Solo Sounds: The Power of One

While it hasn't always made money or hit records, the music business has never been short on ideas. Most are nonsense, but every once in a while—the gramophone, onstage monitors, Les Paul's overdubbing—the biz comes up with a winner.

Many of the craziest ideas I've heard in 30 years of writing about music have been expounded on at the South by Southwest Music Festival, held each year in Austin, Texas. At SXSW, hope springs eternal. Secrets are whispered. Buzz bands gain momentum. Rumors ripple through crowds. Everyone has visions of morphing into a mogul. There's an intoxicating energy to it all.

Thu, 12/07/2017

Delaware Acoustics DELAC S10 loudspeaker Specifications

Thu, 12/07/2017

johnnythunder's picture

with similar colorations and similar stellar imaging attributes. I loved my TC-50s and regretted selling them. What they did well, they did REALLY well.


Delaware Acoustics DELAC S10 loudspeaker Measurements

Thu, 12/07/2017

johnnythunder's picture

with similar colorations and similar stellar imaging attributes. I loved my TC-50s and regretted selling them. What they did well, they did REALLY well.


Delaware Acoustics DELAC S10 loudspeaker System Details

Thu, 12/07/2017

johnnythunder's picture

with similar colorations and similar stellar imaging attributes. I loved my TC-50s and regretted selling them. What they did well, they did REALLY well.


Delaware Acoustics DELAC S10 loudspeaker

666skinny.promo250.jpgOne of the joys of reviewing loudspeakers is that there are always intriguing aspects of any particular design. The problems involved in producing a speaker that has an even tonal balance, well-controlled directivity, good bass extension, and a smooth integration of the outputs from often widely disparate drive-units have what appears to be an infinite number of solutions. The result is often a speaker so different from the norm that it just cries out to be auditioned.

Such was the case with the Delaware Acoustics DELAC S10, which costs $629/pair. Only sold factory-direct, this would therefore have been low on Stereophile's priority list for review if it weren't for two things: first, the fact that the S10 was designed by one Ralph Gonzalez, a name that should be familiar to readers of Speaker Builder magazine for having written a very useful speaker design and analysis program; second, as implied in the first paragraph, the S10 is one of the weirdest speakers I have ever laid ears on.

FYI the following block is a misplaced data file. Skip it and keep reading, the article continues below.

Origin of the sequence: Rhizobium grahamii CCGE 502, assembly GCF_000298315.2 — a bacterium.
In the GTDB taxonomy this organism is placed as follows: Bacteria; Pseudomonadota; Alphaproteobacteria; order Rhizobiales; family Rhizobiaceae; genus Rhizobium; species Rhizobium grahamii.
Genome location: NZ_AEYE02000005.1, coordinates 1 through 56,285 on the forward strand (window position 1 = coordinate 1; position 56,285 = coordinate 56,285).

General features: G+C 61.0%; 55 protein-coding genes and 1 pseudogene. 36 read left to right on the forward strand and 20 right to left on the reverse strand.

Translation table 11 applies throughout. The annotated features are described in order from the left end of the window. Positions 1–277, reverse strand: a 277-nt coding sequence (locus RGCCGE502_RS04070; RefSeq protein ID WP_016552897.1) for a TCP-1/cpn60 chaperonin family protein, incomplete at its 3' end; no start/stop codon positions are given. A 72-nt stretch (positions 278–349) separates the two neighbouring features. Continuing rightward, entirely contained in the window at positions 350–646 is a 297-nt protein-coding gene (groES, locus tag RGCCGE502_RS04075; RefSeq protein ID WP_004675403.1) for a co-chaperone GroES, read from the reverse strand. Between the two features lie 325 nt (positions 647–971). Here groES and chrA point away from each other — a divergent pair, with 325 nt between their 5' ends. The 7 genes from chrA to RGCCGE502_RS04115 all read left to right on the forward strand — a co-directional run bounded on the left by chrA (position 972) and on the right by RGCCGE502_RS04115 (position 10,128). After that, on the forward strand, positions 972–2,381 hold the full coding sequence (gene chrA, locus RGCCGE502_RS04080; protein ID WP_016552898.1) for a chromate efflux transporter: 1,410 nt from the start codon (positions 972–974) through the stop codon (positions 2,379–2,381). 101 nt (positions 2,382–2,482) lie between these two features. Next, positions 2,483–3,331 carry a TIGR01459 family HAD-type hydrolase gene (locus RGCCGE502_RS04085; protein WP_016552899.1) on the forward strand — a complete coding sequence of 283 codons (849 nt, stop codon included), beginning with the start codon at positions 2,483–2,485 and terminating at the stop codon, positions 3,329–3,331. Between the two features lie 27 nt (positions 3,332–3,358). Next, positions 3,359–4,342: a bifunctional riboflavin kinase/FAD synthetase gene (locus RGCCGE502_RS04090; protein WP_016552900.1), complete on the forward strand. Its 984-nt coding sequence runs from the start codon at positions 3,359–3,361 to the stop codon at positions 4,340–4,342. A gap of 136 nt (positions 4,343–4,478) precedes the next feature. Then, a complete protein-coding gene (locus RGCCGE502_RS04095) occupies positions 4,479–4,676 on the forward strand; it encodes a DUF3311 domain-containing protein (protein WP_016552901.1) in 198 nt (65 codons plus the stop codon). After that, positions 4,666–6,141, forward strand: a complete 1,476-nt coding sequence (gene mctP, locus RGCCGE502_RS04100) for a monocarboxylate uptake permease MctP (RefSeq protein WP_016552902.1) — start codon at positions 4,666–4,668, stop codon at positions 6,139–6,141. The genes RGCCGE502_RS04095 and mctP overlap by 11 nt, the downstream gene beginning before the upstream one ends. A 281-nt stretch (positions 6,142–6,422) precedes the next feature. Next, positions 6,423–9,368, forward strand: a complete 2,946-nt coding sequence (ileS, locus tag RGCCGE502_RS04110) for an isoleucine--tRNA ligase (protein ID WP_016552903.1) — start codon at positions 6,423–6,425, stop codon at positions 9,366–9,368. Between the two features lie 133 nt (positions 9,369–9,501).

Sat, 04/01/1989

The 2017 Warsaw Audio Video Show

Poland's Audio Video Show, held in Warsaw each November and now firmly established as Europe's No.2 hi-fi event, has a very different feel from Event No.1: High End, held each May in Munich, Germany. Unlike High End's business-to-business approach, the Audio Video Show is very much for regular consumers, of whom more than 14,000 attended over the show's three days, November 17–19. Boosted by a modest "Smart Home" presence, that was an increase of nearly 18% over last year's show, alongside more modest growth in the numbers of exhibitors and exhibit rooms.
Wed, 12/06/2017

Listening Tests and Absolute Phase Page 2

Tue, 12/05/2017

Anton's picture

I am so old that I actually shopped for a preamp with the ability to switch absolute phase.

I grabbed a Krell KRC HR back in the day. Still a great piece of gear.

I can't recall the last time I read a review or saw a demo that still offered this feature or discussed this 'blast from the past!'

Maybe I haven't been looking.

Is it still a thing?

Herb Reichert's picture

...has a button to reverse phase

supamark's picture

makes good schiit (I've got a headphone amp and DAC from them, very happy with both).

Glotz's picture

This is exactly the type of material we need more online here. A wonderful dovetail to Jim Austin's Pass Labs coverage. Excellent piece, and love HiFi News.

PS Audio GCPH phono preamp has a phase switch, and it is handy from time to time... 10-year old product now, though.

(Dipolar) speakers (and their out-of-phase back wave) are also a 'variable' as JA wrote about in understanding phase and the effects of other components' system interactions. They are almost an infinite amount variables that affect a system, depending on complexity. Getting great sound is easy today, vs. decades ago, given greater component linearity in general.

"Carrying out any test non-blind ie, with the identity of the device under test known to be the listener, brings in all the above-mentioned additional stimuli, totally invalidating any conclusions drawn."

Bingo! The answer to the age-old blind listening argument! The holy.. never mind. Yet more variables enter the picture, and begs the question- what is one truly listening for?

supamark's picture

Yet more variables enter the picture, and begs the question- what is one truly listening for?

When you listen to music as a job, where you're mixing a lot of separate tracks down to 2 like a puzzle, making them sonically fit together with EQ, compression, and panning (a good arrangement makes your job so much easier), it's hard to turn that off when you're listening to music for pleasure. It took 10 to 15 years after I stopped working as an engineer to mostly turn off that analytical stuff.

Unfortunately, I'm still very good at hearing deep into a mix now that I've got my system set up properly again and a lot of crap still gets on my nerves. Example: